Castle Rock Institute Blog
Tuesday, July 12, 2005
Wilderness Experience

I picked up my well-worn copy of The Solace of Fierce Landscapes the other day, a book by Belden C. Lane a Professor of Theological Studies and American Studies at St. Louis University. I've used it before in my comparative religions class, and for many of the students it was one of their favorites. It's very well written-- personal, insightful, articulate, moving-- and offers so much when considering the relationship between nature and religion. Consider this passage about the experience of being in the wilderness.

"In desert and mountain wilderness, people discover liminal places suggesting thresholds between where they have been and where they are going. Whether they experience these places as dream symbols or rites of passage, whether they physically travel through the wild or enter it metaphorically through an experience of profound crisis, such sites mark important points of transition in their lives. Out on the edge-- in the desert waste or suspended between earth and sky-- they transgress the limits of culture, language, and all personal boundaries by which their lives are framed. In whatever form one may find it, 'the desert loves to strip bare,' as Saint Jerome insisted. The desert reduces one to a rawboned simplicity. Life out there is lawless. The structured patterns of civilization do not extend that far. Law and order break down. You quickly come to an end of what you have depended upon to give continuity and meaning to your life."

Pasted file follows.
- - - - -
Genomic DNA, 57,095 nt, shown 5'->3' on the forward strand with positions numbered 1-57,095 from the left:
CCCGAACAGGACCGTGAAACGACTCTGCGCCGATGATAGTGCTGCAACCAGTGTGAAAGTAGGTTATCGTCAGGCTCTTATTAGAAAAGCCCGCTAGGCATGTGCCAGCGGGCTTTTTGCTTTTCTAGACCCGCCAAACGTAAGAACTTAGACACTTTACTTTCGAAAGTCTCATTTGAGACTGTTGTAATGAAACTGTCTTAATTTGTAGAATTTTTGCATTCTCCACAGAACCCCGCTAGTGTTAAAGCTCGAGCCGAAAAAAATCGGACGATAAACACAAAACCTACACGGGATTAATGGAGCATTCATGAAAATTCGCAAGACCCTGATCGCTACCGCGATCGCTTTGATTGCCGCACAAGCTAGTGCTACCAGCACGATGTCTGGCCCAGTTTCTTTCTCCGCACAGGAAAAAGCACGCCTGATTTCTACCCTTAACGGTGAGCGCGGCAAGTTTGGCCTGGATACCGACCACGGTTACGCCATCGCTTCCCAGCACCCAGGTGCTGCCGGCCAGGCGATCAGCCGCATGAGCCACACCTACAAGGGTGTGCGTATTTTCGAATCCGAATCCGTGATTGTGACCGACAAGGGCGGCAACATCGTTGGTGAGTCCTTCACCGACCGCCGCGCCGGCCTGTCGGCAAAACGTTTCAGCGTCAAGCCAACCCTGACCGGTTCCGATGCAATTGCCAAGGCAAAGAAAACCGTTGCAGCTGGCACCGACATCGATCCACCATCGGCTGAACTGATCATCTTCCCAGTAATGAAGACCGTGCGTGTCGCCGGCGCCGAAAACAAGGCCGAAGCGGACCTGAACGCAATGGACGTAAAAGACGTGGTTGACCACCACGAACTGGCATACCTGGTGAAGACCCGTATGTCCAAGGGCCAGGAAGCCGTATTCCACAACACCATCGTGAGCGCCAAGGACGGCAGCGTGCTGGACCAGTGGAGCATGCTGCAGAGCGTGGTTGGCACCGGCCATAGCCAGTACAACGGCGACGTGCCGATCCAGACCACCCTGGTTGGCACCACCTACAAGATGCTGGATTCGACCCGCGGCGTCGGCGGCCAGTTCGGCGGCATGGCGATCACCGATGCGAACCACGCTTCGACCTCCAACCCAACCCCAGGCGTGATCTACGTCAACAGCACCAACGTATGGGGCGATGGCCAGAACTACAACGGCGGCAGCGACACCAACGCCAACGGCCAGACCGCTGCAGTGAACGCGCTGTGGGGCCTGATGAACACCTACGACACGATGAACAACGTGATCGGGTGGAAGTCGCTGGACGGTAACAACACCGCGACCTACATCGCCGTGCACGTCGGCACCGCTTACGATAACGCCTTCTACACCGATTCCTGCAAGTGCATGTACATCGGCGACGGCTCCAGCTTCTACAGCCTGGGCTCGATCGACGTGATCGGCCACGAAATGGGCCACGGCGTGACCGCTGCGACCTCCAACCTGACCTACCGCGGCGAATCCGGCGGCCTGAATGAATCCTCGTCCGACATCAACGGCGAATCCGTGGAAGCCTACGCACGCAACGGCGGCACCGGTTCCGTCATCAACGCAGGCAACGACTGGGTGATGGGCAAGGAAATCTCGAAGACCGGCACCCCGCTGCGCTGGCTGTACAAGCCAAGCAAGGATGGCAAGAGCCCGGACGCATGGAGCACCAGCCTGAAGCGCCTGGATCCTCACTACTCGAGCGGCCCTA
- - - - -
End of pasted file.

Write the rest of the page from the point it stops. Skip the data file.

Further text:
Spending a significant time in the wilderness, whether abroad in Australia and New Zealand or here in the mountains of North Carolina, is the core of all Castle Rock programs. That experience of wilderness, we've found, is an ideal context for the sort of self-reflective humanities study that leads to truly meaningful learning. The various levels of liminality wilderness experience engenders provide extended opportunities for this kind of personal transformation.

CRI alumni always remark how important their semester was to them, and I think this helps explain why.
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